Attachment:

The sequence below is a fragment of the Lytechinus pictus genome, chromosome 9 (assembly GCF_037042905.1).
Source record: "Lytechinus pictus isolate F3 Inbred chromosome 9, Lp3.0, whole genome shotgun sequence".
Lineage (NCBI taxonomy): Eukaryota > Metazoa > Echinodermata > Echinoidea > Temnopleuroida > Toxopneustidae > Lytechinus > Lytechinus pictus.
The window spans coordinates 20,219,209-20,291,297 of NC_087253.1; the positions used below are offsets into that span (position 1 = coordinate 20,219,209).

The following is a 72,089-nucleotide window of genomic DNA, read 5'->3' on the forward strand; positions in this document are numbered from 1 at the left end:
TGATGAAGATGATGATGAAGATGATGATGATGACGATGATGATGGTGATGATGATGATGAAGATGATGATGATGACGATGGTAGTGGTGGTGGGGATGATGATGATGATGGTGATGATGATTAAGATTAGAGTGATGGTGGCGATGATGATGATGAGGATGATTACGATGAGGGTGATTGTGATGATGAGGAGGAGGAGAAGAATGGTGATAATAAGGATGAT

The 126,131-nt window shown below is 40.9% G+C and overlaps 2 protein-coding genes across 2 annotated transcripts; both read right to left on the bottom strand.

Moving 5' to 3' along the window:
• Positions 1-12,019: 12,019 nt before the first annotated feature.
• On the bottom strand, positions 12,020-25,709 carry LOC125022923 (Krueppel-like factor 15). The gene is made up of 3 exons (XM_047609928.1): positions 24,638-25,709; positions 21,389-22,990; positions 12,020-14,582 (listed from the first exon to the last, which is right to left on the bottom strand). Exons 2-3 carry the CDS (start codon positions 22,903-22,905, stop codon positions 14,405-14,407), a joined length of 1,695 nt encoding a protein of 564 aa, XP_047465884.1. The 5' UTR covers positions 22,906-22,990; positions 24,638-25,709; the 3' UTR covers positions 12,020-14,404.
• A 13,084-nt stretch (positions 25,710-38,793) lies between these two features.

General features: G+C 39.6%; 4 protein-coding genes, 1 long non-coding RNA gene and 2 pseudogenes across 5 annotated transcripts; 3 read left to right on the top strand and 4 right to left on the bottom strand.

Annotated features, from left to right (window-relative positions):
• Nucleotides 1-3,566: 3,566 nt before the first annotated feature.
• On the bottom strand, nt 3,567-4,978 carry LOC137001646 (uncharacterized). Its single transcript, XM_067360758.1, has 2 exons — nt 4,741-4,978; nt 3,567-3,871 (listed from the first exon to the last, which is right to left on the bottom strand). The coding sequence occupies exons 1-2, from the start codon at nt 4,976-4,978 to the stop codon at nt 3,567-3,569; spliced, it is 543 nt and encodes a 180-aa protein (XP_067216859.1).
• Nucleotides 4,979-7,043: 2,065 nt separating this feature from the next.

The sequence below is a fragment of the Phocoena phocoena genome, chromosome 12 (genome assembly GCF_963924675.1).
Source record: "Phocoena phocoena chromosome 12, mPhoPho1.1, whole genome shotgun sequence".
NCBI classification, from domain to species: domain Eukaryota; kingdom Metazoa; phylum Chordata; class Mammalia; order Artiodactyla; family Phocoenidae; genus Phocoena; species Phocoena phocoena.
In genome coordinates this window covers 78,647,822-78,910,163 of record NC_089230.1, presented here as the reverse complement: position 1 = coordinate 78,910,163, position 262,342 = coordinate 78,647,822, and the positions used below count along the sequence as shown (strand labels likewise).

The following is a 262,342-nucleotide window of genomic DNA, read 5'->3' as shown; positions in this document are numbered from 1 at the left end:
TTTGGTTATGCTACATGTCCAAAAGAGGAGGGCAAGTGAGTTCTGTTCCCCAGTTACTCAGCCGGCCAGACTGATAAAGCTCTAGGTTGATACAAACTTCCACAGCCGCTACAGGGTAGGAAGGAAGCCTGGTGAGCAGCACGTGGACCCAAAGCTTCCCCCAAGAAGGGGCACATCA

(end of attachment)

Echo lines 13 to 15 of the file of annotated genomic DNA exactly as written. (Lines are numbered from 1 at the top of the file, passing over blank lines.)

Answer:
Annotated features, from left to right (window-relative positions):
• Nucleotides 1-3,566: 3,566 nt before the first annotated feature.
• On the bottom strand, nt 3,567-4,978 carry LOC137001646 (uncharacterized). Its single transcript, XM_067360758.1, has 2 exons — nt 4,741-4,978; nt 3,567-3,871 (listed from the first exon to the last, which is right to left on the bottom strand). The coding sequence occupies exons 1-2, from the start codon at nt 4,976-4,978 to the stop codon at nt 3,567-3,569; spliced, it is 543 nt and encodes a 180-aa protein (XP_067216859.1).